Invest in tourism that works.

«Congratulations Puglia for providing such fine hospitality, excellent international air connections and great value for money. All you have to do now is to keep growing without letting things go to your head. One thing you can improve on though, is the quality of your nightlife » Flavio Briatore, the well-known businessman, has no doubts when it comes to placing his bet on Puglia as a potential tourist hot spot in Italy, and he is clear about his commitment to invest in Puglia, and in particular, in Salento.

Puglia tour operators are doing very well. They have succeeded in taking advantage of a series of strong points such as international air flights, the success of which can be measured by the number of tourist arrivals. There are numerous low cost airlines from England and other European countries serving airports in Puglia, for which it deserves an applause. To create development we need private investors working closely with local public administration.

Tourists look for a balanced equation between quality and cost, and in hard times Puglia is proving to be a magnet for tourists from all walks of life.

Puglia has something to offer every budget, which explains why it has managed to develop so naturally in recent years. It really is quite simple- local hospitality is unique.

Tourist arrivals in Puglia are significant, and even though prices in Italy tend to be 30 or 40% higher than in France and Spain, they are becoming more competitive.


Sea arrivals account for 46.5%, while the presence of tourists at seaside resorts accounts for 66.8%.

This increase is in line with average regional data and is borne out by the high market share that Puglia tourism is currently experiencing. 85% of visitors are from the domestic market, with the majority coming from Puglia itself.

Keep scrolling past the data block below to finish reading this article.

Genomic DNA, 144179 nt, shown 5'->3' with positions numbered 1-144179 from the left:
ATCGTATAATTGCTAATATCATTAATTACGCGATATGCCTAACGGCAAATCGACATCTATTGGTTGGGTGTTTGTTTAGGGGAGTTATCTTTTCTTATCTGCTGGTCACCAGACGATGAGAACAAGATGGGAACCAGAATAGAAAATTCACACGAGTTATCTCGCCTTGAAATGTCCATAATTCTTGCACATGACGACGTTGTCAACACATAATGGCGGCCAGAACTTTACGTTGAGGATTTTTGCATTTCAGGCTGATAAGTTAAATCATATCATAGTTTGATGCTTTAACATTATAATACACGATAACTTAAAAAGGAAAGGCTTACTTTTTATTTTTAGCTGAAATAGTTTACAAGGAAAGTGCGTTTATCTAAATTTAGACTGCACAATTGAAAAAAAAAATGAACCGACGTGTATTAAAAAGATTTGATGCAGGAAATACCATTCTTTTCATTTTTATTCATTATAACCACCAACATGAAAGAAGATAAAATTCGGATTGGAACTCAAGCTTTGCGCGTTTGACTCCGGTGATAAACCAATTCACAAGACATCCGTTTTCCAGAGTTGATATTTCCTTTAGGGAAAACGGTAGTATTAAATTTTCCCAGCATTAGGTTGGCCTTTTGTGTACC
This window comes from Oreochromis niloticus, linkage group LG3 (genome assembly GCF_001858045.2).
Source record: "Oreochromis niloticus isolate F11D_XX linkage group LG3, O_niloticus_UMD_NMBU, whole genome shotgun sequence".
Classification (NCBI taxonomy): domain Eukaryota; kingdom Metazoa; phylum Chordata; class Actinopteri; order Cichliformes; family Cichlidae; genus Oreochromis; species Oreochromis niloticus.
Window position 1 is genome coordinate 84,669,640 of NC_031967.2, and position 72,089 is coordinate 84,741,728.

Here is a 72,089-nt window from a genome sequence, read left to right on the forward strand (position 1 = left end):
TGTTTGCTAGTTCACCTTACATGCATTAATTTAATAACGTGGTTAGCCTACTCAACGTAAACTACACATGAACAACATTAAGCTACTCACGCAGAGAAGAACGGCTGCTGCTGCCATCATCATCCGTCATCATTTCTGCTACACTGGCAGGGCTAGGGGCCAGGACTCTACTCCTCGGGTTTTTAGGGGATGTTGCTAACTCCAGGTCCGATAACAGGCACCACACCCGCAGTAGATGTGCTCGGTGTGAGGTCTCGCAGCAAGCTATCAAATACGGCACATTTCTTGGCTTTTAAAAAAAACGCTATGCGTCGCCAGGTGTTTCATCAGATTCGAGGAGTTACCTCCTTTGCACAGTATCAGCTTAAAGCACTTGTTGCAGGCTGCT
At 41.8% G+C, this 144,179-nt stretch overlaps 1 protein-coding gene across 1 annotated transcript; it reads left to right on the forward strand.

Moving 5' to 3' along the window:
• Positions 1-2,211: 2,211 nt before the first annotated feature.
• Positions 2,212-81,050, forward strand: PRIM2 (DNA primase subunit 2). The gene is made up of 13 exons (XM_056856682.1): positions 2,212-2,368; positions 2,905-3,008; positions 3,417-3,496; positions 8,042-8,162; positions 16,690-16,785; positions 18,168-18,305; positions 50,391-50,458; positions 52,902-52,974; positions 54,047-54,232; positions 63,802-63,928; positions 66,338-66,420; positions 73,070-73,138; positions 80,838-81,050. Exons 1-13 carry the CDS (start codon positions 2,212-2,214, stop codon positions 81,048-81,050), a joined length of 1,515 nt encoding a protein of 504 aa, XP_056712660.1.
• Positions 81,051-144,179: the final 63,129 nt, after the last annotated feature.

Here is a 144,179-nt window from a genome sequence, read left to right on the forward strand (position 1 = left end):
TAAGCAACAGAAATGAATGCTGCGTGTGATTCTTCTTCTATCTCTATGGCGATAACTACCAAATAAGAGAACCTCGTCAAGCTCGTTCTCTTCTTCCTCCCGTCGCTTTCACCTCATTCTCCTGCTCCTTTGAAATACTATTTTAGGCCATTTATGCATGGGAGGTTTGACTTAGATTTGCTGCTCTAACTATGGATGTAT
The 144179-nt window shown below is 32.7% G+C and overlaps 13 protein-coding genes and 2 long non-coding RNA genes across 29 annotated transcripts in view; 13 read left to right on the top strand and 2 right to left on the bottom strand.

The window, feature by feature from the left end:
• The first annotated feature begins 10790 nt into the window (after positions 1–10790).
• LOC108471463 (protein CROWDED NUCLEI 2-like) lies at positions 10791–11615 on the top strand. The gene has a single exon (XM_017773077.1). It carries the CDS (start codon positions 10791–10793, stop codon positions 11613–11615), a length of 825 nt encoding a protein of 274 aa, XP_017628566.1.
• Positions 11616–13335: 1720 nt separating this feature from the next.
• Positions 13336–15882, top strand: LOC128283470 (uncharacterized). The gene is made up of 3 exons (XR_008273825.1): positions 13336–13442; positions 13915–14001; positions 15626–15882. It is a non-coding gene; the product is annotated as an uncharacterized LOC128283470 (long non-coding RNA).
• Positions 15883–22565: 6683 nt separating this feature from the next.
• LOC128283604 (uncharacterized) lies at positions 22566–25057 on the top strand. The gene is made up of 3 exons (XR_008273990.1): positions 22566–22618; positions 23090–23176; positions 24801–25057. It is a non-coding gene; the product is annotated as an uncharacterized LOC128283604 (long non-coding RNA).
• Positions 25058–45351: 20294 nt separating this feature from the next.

Puglia has many advantages over its competitors such as Sicily and Sardinia; namely, it is on the mainland, there is a widespread perception that it provides much more variety of choice, value for money, and not least, it enjoys a positive image in the media. This is a particularly important moment for seaside tourism in Puglia to continue to grow and to further develop demand by garnering an increasingly significant share of the market.


Despite occupying a tiny sector of tourism in Puglia, ecotourism and sports tourism are growing at a much faster rate than the national average. On a regional, national and international level, however, it is often difficult to separate ecotourism from other forms of tourism such as sports, rural, and the general cultural landscape.

Even ecotourism and nature- based tourism, which are becoming increasingly popular internationally, have at their core complex strata which range from luxury eco-chic to more traditional, simpler forms.

As for nature and health based tourism, Puglia is in line with the dynamics seen internationally, although its products are still in their early stages. This is due to the fact that local tourism tends to favour self-organization, and not least because there are numerous environmental issues still waiting to be resolved.


Generally speaking this sector experiences less sensitivity to economic slowdown and higher spending by consumers compared with other products.

In recent years Puglia has become an active player on the culture/entertainment front. Some destinations such as Alberobello have strengthened their position considerably on an international level, whereas others like Lecce and Salento are now beginning to emerge.

In Puglia food and wine tourism appears to be concentrated mainly in Valle d’Itria, Castel del Monte-Murgia areas and Salento, and adds extra value to the coastal tourism experience.

The wine and olive oil trail in Puglia is still in its infancy. The Observatory of Wine Tourism has awarded the sector 10 out of 25.

Even in the so-called Wine Tourism “capitals” on a national and international level, the benefits reaped within this sector tend to merge with those generated by other types of holidays.


Religious tourism accounts for 9.1% of arrivals and 3.9% of presences, the majority of which go to San Giovanni Rotondo. There is a large presence of mainly Russian Orthodox pilgrims who visit San Nicola in Bari.

There are some interesting proposals regarding the Via Francigena pilgrim route from Canterbury to Rome and Città del SS Crocifisso.


In Puglia business tourism (including business trips) accounts for 24.9% of arrivals and 14.9% of presences, making it the third largest tourist product in the region, with growth rates slightly higher than the regional average. Business tourism accounts for 19.2% of foreigners compared with 16.7% of foreigners in regular tourism.

In Puglia incentive tourism is increasing, even though limited access, outdated infrastructures and low-medium services represent a major impediment for the sector as a whole, and for business tourism in particular.